This week we saw the strengths and weaknesses of  Sen. Marco Rubio (R-Fla.). He remains one of the most compelling candidates, but in some ways a risky choice for the GOP.

He initially reported $10.9 million cash on hand and made an effort to show donors his campaign’s frugality. Since the end of the quarter he’s also picked up a share of Wisconsin Gov. Scott Walker’s donors and been active in hauling in money from New York and Connecticut, places where Jeb Bush has dominated in the  money race.

Meanwhile, in the midst of more foreign policy chaos, Rubio scolded the White House’s moral equivalence on Israel: “We are firmly on the side of Israel, at least we should be. . . . [And] we need to be criticizing [Palestinian Authority President Mahmoud] Abbas and the Palestinian Authority because they’re the ones that are inciting violence.”

Rubio also hammered President Obama on the consequences of the rotten Iran deal:

It is clear that Iran’s latest nuclear-capable ballistic missile test is a flagrant violation of at least one United Nations Security Council resolution. In recent days, we have also seen reports that Iran has refused to provide basic information about its past nuclear weaponization work to the International Atomic Energy Agency. These are but two reminders that President Obama’s nuclear deal does nothing to halt Iran’s missile program or get to the bottom of Iran’s illicit nuclear weapons work.

That was the positive side of his week. Strong foreign policy pronouncements, however, do not alone make a winning campaign. This week also revealed some of the Rubio campaign’s weaknesses.

First, his actual third-quarter fundraising was only $5.7 million, not $6 million, as his campaign initially put out. Moreover, he has $9.7 million cash on hand, not $10.9 as his team first indicated. His campaign continued to insist Rubio had more cash than Bush, falsely asserting Bush’s loans should be deducted from cash on hand. Over a trivial issue the campaign lost credibility. And while Rubio publicly refuses to criticize his former mentor, his team  evidenced defensiveness and resentment toward the Bush operation, which can reduce Rubio’s stature. (In the duel between the two, Rubio must show he is not just “another Obama.”)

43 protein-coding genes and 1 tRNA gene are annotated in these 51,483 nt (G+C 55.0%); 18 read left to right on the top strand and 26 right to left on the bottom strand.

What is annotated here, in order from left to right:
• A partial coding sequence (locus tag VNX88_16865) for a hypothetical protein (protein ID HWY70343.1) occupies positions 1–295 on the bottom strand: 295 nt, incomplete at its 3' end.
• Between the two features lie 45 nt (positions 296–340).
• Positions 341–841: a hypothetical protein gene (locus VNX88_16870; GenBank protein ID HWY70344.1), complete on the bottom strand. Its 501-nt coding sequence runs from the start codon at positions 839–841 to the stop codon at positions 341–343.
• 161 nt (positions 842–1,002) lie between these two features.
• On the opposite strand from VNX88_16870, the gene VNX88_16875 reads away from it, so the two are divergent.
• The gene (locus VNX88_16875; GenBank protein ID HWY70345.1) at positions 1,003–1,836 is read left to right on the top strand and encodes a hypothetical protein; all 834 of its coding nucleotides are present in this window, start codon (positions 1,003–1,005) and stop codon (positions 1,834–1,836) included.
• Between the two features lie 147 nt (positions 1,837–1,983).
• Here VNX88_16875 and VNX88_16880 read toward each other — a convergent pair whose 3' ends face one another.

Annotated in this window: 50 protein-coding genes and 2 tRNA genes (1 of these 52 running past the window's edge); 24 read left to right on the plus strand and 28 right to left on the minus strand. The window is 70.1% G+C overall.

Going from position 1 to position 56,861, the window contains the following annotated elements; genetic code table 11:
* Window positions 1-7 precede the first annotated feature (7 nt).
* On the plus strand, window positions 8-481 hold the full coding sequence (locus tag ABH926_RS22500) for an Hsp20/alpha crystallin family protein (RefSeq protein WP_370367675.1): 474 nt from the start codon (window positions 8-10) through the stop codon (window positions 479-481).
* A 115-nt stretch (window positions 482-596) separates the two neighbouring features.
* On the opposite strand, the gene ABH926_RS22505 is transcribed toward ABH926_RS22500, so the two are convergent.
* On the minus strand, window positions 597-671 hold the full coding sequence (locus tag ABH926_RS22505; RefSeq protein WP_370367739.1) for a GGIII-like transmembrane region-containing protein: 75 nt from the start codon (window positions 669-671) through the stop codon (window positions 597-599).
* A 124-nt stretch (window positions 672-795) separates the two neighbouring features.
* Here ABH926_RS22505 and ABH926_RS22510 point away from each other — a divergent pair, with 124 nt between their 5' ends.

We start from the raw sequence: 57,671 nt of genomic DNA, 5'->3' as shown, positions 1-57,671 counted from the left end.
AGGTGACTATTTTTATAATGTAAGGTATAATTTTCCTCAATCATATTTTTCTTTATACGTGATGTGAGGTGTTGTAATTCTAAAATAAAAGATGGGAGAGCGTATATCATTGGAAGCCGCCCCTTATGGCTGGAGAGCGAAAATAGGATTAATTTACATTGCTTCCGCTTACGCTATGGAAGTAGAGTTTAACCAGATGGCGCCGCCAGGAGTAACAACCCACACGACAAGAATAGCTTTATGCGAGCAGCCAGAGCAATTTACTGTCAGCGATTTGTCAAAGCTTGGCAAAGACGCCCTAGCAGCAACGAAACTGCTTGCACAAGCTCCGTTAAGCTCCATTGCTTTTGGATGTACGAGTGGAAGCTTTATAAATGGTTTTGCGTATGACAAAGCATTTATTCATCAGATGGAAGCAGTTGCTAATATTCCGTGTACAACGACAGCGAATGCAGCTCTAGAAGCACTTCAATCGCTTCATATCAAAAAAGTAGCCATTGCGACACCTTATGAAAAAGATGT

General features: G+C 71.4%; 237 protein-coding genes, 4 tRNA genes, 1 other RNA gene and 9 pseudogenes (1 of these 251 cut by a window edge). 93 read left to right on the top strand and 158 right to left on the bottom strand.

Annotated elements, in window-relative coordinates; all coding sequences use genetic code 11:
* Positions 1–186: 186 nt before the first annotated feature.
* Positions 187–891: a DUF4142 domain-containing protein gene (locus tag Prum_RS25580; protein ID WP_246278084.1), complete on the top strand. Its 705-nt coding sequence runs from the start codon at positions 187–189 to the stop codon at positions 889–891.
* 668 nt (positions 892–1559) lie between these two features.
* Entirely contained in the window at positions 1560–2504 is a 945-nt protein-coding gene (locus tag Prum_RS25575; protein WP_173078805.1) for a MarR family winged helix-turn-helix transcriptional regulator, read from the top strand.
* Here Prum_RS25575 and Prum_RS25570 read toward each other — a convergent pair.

Also troubling is his lack of infrastructure. Politico reported:

For all the recent buzz surrounding his candidacy — fueled by strong debate performances — Rubio isn’t raising enough money to keep pace with his rivals in the top tier and he’s running out of time to assemble a robust field organization.
“If Trump-mania subsides, you’ve got to have a mechanism and a structure,” said Chip Felkel, a South Carolina Republican strategist who isn’t affiliated with any campaign. “I think you’re being risky if you don’t put a structure in place.” . . .
A longtime New Hampshire operative who believes Rubio could do well there added that the senator has “missed a lot of opportunities over the year where he could’ve been here more regularly.”
“Early on and over the summer, when he came here, he’d have like one public event,” the operative said. “Rubio people might feel pretty good because he got that good debate performance. That was a good moment. You’re going to have bad moments in the campaign. If you haven’t put together the organization, if you haven’t spent time laying the foundation for undecided voters to make decisions, when you have challenging moments or bad moments, you can’t sustain any of the ground you made up.”

More fundamentally, in a generally favorable piece in the Weekly Standard, he was asked about his plan that takes the capital gains tax down to zero:

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“It’s not about Warren Buffett or Mitt Romney. It’s about people like my father. My father was a bartender. He worked in a hotel. And that hotel existed because someone invested money to build it, operate it, and maintain it,” Rubio said. “We need more investment. The more you tax investment, the less investment you’re going to get. I want to make America the most attractive place in the world to invest, so millions of people like my father have jobs.”
This argument, made at a time when the stock market is up more than 150 percent since its 2009 low, does not strike Henry Olsen, a political analyst at the Ethics and Public Policy Center, as persuasive. “Particularly it’s damaging for Rubio because his essential campaign appeal is that he’s everything that Mitt Romney is not,” Olsen says. “I think elections are fought at a personal and a moral level, and what you have here is a very easily understandable moral message.”
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Rubio is naive in thinking this won’t be a problem in the general election. The Democrats will seek to portray him as ideologically extreme, using this and his no-exceptions stance on abortion. He will need to rethink his stance, devise a better defense or emphasize countervailing policies to avoid being painted as another Republican who favors the rich.

No perfect campaigns or candidates exist. Rubio’s political skills and foreign policy prowess make him formidable, and Rubio is well positioned with a message that could resonate with all factions of the party. Still, his fundraising will have to show improvement; his campaign  cannot evidence an inferiority complex toward Bush’s team; he must put in place an infrastructure; and he must exercise care in insulating himself from the onslaught of attacks the Democrats will launch. Moreover, a campaign does not succeed simply by good debate performances and eloquent foreign policy. The Rubio team should worry less about Bush and more about its own nuts and bolts.

Is he ready to lead his party? Not now. Can he get there? We will find out.